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The number of cell phones in use and the number of IPv4 addresses, 4,294,967,296, will probably intersect this year. With next generation, 4G, cell phones being all IP, will this force the adoption of IPv6? Not necessarily.Cell phone carriers will use IPv6 in their 4G backbone networks, but whether the cell phones themselves will have IPv4 or IPv6 addresses is still TBD. Either way, with NAT/PAT technologies, IPv4 networks and devices can coexist. Since a call may go to another cell carrier, a traditional phone carrier, an enterprise, or another VoIP service, some IPv6-to-IPv4 interworking will need to occur.
So what features or functionality will be lost in the translation? None that I am aware of. IPv6 adds significant address space, but not a "killer app" for end users/consumers. Fixed Mobile Convergence (FMC) has the potential to lower usage costs and add local system integration. But changing IP addresses, once a communication session has been established, has security, reporting, roaming, and operational challenges, especially if it is IPv6 to IPv4.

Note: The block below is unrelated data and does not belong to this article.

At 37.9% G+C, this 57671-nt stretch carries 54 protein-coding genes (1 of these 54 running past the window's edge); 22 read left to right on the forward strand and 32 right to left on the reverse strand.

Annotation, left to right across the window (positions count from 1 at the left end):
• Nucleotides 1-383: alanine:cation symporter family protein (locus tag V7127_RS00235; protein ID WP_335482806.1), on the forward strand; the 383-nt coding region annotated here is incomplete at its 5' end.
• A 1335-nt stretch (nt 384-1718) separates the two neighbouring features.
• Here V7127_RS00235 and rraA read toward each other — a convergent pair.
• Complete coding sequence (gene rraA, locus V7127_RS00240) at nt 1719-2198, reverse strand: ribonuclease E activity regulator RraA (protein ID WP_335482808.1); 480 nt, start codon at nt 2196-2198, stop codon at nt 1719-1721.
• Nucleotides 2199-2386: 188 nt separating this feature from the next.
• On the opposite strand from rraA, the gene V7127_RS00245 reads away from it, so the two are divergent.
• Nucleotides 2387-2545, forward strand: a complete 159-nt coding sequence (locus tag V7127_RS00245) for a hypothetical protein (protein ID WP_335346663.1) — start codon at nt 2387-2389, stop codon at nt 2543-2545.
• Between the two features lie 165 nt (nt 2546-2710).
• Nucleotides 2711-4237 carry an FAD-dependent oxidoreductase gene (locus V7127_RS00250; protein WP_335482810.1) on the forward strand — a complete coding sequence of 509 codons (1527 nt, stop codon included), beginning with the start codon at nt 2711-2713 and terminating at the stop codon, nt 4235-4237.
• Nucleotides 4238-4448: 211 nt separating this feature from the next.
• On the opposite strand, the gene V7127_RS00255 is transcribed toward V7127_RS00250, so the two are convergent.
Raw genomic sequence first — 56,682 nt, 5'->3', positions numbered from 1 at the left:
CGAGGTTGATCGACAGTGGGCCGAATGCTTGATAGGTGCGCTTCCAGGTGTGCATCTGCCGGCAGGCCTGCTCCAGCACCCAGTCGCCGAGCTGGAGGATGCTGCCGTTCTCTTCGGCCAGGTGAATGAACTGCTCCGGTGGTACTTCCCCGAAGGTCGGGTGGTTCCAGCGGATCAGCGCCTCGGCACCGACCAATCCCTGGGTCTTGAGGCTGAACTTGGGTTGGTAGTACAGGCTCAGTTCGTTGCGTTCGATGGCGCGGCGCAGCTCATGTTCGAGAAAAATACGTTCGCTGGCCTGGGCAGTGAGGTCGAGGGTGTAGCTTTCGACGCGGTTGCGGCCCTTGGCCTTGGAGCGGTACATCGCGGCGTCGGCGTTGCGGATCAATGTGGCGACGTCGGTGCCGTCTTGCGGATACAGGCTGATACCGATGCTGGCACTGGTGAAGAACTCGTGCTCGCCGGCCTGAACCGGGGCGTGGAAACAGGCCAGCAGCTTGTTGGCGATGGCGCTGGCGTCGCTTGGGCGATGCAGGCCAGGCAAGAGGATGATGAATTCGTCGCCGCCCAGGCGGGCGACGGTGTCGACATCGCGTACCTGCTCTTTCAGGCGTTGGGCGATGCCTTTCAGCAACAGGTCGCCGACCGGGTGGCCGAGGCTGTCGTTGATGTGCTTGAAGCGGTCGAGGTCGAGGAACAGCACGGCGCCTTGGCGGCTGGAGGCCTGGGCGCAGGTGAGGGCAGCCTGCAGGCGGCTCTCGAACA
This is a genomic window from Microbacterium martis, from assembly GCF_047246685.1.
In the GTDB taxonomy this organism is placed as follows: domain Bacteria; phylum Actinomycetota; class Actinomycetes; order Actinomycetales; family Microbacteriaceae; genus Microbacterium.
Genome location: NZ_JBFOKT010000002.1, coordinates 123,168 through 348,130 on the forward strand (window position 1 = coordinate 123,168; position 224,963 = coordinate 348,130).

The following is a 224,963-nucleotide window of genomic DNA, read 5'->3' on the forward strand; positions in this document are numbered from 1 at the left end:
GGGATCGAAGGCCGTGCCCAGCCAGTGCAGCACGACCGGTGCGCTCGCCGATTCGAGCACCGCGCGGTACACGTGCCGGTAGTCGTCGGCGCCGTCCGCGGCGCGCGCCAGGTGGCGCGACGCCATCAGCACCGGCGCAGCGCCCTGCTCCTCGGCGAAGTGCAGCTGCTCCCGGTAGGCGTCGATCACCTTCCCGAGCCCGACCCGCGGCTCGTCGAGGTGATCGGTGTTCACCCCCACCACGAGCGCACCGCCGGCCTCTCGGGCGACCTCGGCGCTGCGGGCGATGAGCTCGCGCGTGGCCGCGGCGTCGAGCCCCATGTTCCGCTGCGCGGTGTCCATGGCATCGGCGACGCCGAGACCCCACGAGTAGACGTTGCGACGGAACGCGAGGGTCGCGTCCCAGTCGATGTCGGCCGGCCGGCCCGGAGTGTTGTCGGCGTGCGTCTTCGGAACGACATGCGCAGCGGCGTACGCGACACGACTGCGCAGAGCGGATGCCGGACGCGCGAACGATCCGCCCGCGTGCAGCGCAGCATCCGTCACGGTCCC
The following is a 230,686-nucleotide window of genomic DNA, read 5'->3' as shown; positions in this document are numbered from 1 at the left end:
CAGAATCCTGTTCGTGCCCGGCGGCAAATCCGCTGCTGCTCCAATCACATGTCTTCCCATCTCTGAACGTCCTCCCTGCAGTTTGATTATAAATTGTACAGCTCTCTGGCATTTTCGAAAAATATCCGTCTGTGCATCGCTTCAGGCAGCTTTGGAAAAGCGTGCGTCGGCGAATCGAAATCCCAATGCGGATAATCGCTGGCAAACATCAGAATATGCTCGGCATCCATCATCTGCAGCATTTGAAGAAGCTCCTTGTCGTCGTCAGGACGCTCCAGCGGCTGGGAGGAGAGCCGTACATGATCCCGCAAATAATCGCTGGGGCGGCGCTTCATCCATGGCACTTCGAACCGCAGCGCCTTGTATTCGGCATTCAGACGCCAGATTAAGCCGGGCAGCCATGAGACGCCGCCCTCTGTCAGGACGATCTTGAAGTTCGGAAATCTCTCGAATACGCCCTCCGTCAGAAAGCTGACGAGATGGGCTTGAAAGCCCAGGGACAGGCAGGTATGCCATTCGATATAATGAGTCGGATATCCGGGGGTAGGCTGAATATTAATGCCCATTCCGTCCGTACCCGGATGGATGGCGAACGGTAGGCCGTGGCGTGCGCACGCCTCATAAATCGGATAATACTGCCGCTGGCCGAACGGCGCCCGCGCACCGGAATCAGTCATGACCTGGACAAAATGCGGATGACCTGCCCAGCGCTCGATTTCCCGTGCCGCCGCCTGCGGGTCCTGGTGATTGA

Most enterprises should keep IPv6 on their 3-5 year radar. 4G, IPv6, cell phones, though, do not appear to be the "killer app" for IPv6 at this point.